The average student graduated with over $24,000 in student loan debt last year. Though tuition is increasing in many parts of the country, high student loan balances can often be attributed to the student ‘living on the loans.’ This means the student takes out student loans beyond the tuition expenses and uses the extra for their living expenses.
My wife and I learned this the hard way as we added together our school bills. Taking out extra loans to live on pushed our college debt $15,000 – $20,000 higher than it needed to be.
While it’s true that students may need some funds to pay for room and board, they can really harm their financial future if they fall into the student loan trap – paying for EVERYTHING with student loans. Before you make the same errors we did years ago, learn from our mistakes and follow these pieces of advice.
Plan ahead for the bill.
Before you sign the dotted line for that loan, do your homework and find out all the costs of attending school. Your next step should be to seek out all scholarships, work-study positions, or part time jobs available for college students on campus.
Yes, working while in school is difficult and making school payments of $200-$500 each month may be tough, but you’ll be glad you did something to keep the bill as small as possible.
Stick with Federal Loans.
Your goal should be to avoid private loans at all costs. With interest rates ranging from 7% to 12%, private student loans are bad news. If your financial aid, scholarships, and federal loans don’t meet the bill, you might have to use private loans – but do so with extreme caution and try to pay them off as quickly as possible.
Don’t take more than you need.
This applies for federal loans and especially for private loans. Think twice before taking out ‘a little extra’ to buy a car, clothes, or to help with eating out on the weekends. These purchases should be done with money you EARN – not borrow. Student loans aren’t supposed to be a line of credit to purchase anything you want, so borrow with care.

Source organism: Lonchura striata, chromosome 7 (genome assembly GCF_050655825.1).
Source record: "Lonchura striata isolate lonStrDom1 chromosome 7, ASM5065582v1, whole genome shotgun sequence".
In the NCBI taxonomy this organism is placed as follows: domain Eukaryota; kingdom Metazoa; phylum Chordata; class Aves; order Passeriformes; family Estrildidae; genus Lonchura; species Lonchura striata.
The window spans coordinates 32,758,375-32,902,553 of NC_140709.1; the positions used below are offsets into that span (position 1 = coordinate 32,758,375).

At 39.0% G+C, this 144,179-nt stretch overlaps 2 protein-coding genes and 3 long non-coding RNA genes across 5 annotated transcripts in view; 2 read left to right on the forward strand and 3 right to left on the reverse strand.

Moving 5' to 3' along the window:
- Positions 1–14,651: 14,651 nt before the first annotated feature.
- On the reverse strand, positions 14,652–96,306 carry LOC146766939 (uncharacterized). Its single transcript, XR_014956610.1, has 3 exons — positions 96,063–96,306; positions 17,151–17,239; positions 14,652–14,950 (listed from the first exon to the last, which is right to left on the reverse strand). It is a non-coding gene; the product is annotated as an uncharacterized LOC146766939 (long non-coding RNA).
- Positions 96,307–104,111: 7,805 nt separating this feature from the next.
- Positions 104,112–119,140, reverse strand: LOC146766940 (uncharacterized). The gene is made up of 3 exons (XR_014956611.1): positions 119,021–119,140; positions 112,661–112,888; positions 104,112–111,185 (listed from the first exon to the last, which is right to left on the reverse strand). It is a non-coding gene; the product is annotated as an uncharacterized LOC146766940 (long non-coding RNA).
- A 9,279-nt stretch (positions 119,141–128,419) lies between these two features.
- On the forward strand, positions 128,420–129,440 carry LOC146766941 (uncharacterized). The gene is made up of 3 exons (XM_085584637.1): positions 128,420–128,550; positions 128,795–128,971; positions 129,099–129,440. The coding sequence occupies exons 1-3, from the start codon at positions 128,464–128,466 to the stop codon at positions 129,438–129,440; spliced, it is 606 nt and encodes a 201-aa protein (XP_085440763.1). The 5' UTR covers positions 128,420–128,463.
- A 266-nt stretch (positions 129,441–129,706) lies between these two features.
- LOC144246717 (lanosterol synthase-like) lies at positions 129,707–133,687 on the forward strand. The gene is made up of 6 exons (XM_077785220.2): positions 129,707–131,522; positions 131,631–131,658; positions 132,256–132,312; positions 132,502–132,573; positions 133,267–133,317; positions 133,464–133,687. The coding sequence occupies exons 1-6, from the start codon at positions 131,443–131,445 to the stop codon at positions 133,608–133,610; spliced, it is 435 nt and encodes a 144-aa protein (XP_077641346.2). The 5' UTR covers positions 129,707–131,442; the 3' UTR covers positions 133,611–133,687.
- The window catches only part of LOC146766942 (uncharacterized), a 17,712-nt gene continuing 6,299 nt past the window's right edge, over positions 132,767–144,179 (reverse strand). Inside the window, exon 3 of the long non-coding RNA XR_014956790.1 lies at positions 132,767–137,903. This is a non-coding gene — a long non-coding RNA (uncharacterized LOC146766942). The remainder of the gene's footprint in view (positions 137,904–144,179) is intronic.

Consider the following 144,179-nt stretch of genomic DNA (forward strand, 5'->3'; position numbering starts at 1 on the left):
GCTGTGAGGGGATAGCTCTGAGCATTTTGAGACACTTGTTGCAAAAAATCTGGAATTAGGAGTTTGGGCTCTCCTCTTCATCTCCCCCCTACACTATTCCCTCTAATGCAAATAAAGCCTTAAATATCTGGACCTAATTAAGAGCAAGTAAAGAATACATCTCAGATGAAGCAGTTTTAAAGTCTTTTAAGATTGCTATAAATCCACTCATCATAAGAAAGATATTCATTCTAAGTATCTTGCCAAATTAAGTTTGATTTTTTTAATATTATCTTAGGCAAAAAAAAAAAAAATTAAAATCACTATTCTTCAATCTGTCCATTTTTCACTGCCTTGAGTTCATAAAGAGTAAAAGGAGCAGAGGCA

The Harsh Reality
In just six short months after graduation, the grace period will end and your loans will be due. That $5,000 – $6,000 you borrowed each year grew to $20,000 – $25,000 in total and the payments are $250+ each month for the next 10 years!
The unfortunate reality is that students graduate with too much debt and it becomes a ball and chain for the next decade of their life. For some, avoiding the student loan trap may mean choosing a school that is more affordable or taking prerequisites at a community college first.
Finally, the biggest mistake I hear is when students think their income will be high enough to pay down their debt quickly after graduation. Without consideration for everyday bills and expenses, their inflated income expectations are usually put back into reality and they are racing to get out of the student loan trap as fast as they can.
Do you have any advice about getting out of the student loan trap? Or even better, avoiding the trap altogether?
Photo by CarbonNYC